Put Astros’ Dusty Baker in the Hall of Fame, White Sox’ Tony La Russa says

“I think he has credentials already,” La Russa said of a longtime rival manager still seeking his first World Series title.

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Astros manager Dusty Baker is 12th all-time in wins with 1,987.

Astros manager Dusty Baker is 12th all-time in wins with 1,987.

Michael Reaves/Getty Images

Dusty Baker was still managing in Cincinnati when he first started seeing himself in the context of the all-time greats.

A Reds clubhouse manager, Mark Stowe, would bring him a lineup card to keep each time he passed a Hall of Famer on the all-time wins list. There were more than a few of those times, too, and — keep in mind — this was 2008 through 2013. Before Baker’s stint with the Nationals. Before his stint with the powerhouse Astros.

Baker passed Whitey Herzog (1,281) while with the Reds. Later he passed Al Lopez (1,410), Earl Weaver (1,480), Dick Williams (1,571) and Tommy Lasorda (1,599). By the time the close of the 2021 regular season arrived — and an American League Division Series against Tony La Russa and the White Sox beckoned — Baker was 12th on the career list for wins with 1,987.

All right, so he’s more than 800 wins behind La Russa, an active Hall of Famer who sits second on the list. And Baker still is hunting his first World Series as a manager, a milestone most — though not all — of the 23 skippers in Cooperstown reached at least once.

But guess who — their teams still going at it — stumped for Baker Sunday before the Sox’ 12-6 victory in Game 3 at Guaranteed Rate Field?

“I think he has [Hall of Fame] credentials already,” La Russa said. “I mean, he has won divisions. He has taken teams to the postseason.”

Let’s not understate it: These Astros are the 11th team Baker has managed to the playoffs and his eighth division champion. He’s the only manager in major league history to win division titles with five different clubs, and he ranks 10th — eight spots behind La Russa — in playoff wins. He’s also a three-time Manager of the Year.

“And I also think just like with Joe Torre, you know, you can’t discount the kind of playing career he had,” La Russa said. “And the fact that he stayed in and continues to coach — and any team he coaches for, players love playing for him — he sounds like a Hall of Famer to me.”

Torre might be the wrong comparison to make. He was a nine-time All-Star as a player, seven more selections than Baker achieved. And — oh, yeah — Torre managed a Yankees dynasty to four World Series crowns.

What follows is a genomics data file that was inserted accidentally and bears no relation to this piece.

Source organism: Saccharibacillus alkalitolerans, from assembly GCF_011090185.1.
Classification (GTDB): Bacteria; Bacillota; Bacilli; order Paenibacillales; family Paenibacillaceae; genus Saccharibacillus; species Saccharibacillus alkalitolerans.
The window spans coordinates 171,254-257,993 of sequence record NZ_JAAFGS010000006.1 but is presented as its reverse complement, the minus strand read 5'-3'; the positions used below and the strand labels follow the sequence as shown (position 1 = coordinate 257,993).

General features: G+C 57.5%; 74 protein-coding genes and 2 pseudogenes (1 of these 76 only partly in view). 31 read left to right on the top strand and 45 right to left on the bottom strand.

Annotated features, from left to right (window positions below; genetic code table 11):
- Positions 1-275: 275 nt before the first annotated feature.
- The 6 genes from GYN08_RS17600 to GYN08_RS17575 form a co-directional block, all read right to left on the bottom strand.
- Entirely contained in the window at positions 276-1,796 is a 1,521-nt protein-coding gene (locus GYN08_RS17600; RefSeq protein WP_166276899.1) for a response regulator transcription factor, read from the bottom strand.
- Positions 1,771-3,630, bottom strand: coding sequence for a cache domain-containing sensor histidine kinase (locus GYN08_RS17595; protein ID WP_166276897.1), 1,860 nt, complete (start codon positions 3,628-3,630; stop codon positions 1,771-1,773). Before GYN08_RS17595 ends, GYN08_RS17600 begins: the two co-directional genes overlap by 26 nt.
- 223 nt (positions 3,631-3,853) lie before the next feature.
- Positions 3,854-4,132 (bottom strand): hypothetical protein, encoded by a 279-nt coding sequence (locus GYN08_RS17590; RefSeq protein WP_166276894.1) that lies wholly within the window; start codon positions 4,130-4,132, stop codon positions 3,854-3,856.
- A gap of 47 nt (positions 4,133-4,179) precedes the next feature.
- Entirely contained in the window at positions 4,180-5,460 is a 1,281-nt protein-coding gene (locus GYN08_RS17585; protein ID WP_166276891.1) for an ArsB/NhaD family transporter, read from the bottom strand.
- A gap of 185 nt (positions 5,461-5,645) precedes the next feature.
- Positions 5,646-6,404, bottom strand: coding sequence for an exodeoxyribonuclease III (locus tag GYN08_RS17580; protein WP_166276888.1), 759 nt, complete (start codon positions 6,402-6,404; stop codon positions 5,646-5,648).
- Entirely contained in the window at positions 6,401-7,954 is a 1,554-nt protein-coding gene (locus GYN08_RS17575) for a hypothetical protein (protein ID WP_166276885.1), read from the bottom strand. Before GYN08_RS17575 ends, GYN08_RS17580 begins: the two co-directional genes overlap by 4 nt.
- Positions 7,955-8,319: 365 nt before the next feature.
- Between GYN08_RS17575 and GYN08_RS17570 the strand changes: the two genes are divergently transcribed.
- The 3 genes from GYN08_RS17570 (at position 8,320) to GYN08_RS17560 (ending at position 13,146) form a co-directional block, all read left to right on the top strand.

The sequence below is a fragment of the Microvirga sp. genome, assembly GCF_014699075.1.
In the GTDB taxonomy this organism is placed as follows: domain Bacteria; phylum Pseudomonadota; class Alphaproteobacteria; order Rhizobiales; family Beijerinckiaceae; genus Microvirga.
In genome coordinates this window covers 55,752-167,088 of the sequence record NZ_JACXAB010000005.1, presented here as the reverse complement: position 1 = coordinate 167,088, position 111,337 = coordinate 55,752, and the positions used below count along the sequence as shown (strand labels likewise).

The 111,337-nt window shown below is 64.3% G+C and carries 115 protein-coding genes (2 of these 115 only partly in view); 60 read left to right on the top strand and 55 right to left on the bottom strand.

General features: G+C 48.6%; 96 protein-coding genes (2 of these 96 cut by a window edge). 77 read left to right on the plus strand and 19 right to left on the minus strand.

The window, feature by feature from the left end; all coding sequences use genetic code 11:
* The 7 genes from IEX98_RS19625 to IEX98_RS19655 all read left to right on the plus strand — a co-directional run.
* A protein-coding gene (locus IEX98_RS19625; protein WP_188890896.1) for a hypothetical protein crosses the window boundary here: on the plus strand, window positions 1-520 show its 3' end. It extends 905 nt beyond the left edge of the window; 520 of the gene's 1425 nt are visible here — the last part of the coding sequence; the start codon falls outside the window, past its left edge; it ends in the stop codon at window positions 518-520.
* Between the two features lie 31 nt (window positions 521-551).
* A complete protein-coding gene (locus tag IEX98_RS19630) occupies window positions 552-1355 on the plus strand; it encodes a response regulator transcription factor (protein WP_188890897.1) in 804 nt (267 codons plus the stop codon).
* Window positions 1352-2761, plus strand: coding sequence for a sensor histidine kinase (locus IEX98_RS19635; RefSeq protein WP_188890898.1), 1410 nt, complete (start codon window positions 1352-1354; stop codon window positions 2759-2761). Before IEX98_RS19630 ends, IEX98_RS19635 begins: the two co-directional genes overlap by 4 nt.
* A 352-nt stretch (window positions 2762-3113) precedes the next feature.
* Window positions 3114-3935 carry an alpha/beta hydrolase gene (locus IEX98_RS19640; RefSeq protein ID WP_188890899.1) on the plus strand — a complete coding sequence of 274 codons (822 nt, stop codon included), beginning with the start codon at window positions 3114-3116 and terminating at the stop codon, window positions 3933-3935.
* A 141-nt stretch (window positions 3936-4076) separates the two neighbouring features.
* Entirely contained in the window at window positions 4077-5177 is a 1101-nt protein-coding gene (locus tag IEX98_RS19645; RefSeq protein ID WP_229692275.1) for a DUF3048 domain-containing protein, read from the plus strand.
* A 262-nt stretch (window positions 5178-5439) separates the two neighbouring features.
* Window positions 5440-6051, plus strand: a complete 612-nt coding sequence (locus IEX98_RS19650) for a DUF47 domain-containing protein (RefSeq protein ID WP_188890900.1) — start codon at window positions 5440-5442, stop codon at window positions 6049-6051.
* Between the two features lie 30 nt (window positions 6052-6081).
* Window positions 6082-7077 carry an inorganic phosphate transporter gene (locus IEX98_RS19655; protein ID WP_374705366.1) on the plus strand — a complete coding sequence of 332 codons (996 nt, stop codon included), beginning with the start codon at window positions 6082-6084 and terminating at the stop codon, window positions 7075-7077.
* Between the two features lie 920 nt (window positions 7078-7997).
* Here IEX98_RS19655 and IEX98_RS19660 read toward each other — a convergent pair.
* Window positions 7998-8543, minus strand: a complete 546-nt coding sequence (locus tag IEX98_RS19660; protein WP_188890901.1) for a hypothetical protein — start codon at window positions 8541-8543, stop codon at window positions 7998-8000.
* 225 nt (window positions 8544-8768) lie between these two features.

Lopez is a better one. He was a two-time All-Star. (Do player credentials even matter in this discussion?) The teams he managed in Cleveland and with the White Sox were often very good, but none of them won the whole shooting match.

Another interesting one is Jim Leyland, who isn’t in Cooperstown but has an advocate in old friend La Russa. Leyland won a World Series with the Marlins and had strong, sustained success in both Pittsburgh and Detroit. That’s compelling, but his career record was around .500 and he’s well below Baker on the wins list. Who tops whom?

It’s hard to believe any manager has a stronger case than Baker, whose Astros lead the Sox two games to one in a best-of-five series. If he finally breaks through and wins it all, one must assume the Hall will be a sure thing.

“I’m comfortable in my own skin,” Baker said. “I mean, you guys can talk about it. It’s not in my nature, really, to talk about it too much.”

But he appreciates the support from a longtime rival.

“That was kind of Tony to say,” Baker said. “He actually said those things to me in the past and recently. But that’s something that I don’t really think about too much [with] the task at hand, which is winning and also going as far as we can go in winning the world championship — [do that] and everything will take care of itself.”

“I don’t know if you knew me as a player, as a person, but now is not the time to be thinking about self.”

But there’s only one way to satisfy that very same self.

“I’m spoiled,” Baker said. “I just like to win. That is my favorite thing to do, is to win.”

Thirty or so years ago, he recalled, daughter Natosha asked him why he always wanted to win. Why did he have to win at jacks or tiddlywinks against his own kid?

“I’m supposed to,” was the only way he could think to answer.

He’s still doing it. And has done so long enough that — would you believe it? — he and La Russa have a head-to-head regular-season record of 104-104.

Man, 208 games? Maybe there’ll be a bunch more.

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